Over the Thanksgiving weekend, Disney+ released the highly-anticipated Beatles documentary event, GET BACK. The three-part series is a monumental and groundbreaking feat of filmmaking, with Lord of the Rings director Peter Jackson spending four years editing together 60 hours of film footage and 150 hour of audio from the making of the film Let It Be in 1969 into an eight hour rock and roll extravaganza. By painstakingly restoring footage using techniques he developed in the World War I documentary They Shall Not Grow Old, Jackson has crafted an elevated cinematic experience that brings viewers into the heart of The Beatles, a band so influential that many of the narratives surrounding the group have been elevated into pop culture mythology.
The digital dimensionality of Get Back brings the viewer into the sessions with an intimacy that arguably has never been experience before on film: You’re sitting next to Paul McCartney pounding the piano keys playfully with Ringo Starr, eating a toast snack between takes with George Harrison and wondering when John Lennon is going to wash his hair. The level of intimacy and authenticity the film provides firmly grounds the group in the reality of 1969, with the in-fighting and uncomfortable bickering intact.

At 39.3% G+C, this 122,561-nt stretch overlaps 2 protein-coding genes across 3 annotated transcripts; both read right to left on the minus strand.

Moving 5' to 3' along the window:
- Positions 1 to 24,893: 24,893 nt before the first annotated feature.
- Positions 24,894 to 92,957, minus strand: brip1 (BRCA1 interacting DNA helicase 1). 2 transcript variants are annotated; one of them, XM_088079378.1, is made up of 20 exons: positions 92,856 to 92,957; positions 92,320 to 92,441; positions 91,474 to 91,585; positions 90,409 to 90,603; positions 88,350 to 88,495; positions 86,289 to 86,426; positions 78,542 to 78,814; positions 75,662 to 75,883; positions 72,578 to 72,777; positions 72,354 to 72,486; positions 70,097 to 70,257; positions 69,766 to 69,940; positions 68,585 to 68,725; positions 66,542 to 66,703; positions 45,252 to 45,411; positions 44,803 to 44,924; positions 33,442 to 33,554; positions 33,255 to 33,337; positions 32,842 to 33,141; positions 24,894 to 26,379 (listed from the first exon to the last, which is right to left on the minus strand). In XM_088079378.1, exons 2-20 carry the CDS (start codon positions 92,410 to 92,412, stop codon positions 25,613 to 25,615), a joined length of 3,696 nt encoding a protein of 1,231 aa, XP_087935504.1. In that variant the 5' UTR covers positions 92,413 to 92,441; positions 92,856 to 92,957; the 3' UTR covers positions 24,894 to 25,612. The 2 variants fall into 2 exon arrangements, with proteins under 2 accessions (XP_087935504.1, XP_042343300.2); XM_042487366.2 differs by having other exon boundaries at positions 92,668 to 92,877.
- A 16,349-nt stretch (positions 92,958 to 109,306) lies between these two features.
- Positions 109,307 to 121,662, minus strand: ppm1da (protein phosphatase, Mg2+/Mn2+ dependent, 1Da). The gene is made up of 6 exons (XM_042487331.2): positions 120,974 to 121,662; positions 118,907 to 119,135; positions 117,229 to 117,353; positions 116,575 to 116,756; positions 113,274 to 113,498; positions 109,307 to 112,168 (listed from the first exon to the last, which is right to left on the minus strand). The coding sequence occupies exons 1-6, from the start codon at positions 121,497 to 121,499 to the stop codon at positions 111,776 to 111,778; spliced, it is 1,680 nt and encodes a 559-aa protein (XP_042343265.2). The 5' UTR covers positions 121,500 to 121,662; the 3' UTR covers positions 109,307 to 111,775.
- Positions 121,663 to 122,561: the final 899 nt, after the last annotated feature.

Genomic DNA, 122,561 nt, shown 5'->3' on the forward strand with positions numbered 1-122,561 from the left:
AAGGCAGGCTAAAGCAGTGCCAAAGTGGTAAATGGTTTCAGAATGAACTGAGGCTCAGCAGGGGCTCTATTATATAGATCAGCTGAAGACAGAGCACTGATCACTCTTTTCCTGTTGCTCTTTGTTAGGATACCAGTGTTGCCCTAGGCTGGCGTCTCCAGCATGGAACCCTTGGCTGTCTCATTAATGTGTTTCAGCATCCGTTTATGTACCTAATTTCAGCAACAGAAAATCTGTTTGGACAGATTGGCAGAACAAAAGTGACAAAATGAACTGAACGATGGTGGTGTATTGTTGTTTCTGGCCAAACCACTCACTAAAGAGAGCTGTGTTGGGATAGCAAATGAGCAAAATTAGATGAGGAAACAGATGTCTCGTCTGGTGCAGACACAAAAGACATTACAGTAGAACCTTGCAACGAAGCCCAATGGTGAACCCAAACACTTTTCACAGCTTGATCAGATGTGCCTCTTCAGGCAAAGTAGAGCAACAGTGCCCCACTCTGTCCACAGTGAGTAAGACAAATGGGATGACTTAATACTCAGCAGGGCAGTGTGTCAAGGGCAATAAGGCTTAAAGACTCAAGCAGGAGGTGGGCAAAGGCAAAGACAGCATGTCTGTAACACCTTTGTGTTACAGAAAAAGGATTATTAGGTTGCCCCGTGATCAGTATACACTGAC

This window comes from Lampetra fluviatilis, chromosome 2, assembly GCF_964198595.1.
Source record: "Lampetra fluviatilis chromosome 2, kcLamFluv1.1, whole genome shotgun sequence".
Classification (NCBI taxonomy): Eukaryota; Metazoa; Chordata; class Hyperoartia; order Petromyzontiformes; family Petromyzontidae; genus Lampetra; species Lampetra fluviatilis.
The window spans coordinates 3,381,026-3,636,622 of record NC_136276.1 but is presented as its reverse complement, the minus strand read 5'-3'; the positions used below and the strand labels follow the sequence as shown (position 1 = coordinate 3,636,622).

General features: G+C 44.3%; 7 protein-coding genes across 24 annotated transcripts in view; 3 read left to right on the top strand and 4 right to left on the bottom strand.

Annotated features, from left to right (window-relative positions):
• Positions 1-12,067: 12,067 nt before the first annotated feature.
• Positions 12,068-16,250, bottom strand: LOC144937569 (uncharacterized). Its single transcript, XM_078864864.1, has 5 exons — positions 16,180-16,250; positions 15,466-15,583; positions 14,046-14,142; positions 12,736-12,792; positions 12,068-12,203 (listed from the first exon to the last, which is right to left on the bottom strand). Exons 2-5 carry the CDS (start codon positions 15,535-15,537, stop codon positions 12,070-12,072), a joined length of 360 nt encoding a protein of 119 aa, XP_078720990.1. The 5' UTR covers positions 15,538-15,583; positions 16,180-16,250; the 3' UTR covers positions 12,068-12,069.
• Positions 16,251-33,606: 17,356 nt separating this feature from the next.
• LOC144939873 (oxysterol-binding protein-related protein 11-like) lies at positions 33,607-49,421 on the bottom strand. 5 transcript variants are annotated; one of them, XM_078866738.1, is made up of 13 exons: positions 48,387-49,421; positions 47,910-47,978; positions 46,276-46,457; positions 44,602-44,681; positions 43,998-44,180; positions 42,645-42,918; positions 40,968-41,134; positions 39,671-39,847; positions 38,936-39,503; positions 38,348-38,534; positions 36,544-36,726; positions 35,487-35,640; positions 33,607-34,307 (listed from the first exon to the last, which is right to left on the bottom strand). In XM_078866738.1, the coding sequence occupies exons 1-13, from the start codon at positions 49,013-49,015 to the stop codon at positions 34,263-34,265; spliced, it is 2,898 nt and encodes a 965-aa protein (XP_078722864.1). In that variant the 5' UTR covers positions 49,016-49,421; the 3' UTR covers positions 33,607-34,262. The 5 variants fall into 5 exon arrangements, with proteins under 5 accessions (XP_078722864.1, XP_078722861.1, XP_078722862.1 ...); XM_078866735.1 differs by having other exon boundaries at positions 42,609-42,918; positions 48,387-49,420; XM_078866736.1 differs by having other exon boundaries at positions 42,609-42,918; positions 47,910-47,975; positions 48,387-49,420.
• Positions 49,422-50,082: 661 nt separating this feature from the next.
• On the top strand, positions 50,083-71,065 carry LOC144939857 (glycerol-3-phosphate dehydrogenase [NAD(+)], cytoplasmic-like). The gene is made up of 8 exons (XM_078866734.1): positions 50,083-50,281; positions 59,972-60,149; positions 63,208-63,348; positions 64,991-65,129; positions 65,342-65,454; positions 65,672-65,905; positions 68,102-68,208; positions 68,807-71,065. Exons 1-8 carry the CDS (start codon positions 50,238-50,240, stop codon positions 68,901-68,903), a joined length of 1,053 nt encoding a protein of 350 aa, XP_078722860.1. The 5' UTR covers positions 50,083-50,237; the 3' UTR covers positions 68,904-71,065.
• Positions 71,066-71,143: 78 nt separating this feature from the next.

So when Jackson said that Disney+ wanted to curtail some of the more unsavory aspects of the footage, it both comes as a shock and is also not surprising. Jackson told NME that the streamer wanted all the swearing to be removed from the final cut of the film. The family-friendly platform has censored content in the past, including covering up Daryl Hannah’s naked butt in Splash, taking out the f-word in Adventures in Babysitting and scrubbing the infamous “sex” hidden message in The Lion King. Most of these edits don’t alter the creative vision of the films and they’re mildly annoying at worst (is seeing a bare behind really that bad, Disney?) However, if Disney+ removed the swearing from Get Back, it would crush the authenticity of the film. People swear, people say crass things and behave in ugly ways. The Beatles are no exception.
It was Paul McCartney and Ringo Starr who convinced Disney to keep the footage as-is and pushed back against any revisionist history to make the film more palatable for younger viewers. In this battle, Mickey Mouse eventually stood down to The Fab Four, allowing Jackson to keep the language as-is. Every episode of Get Back starts with a viewer discretion for language, subject matter and smoking. A fair compromise.
Get Back, at its core, is an experience of time and the creative process unfolding. If Disney had won the argument and scrubbed the film of swearing, it would lose its essence and become another piece of light content meant to boost their subscription base. Instead, Disney made the right choice and, well, let the footage be.
All episodes of Get Back are currently streaming on Disney+
Listen to my hot take of Get Back here: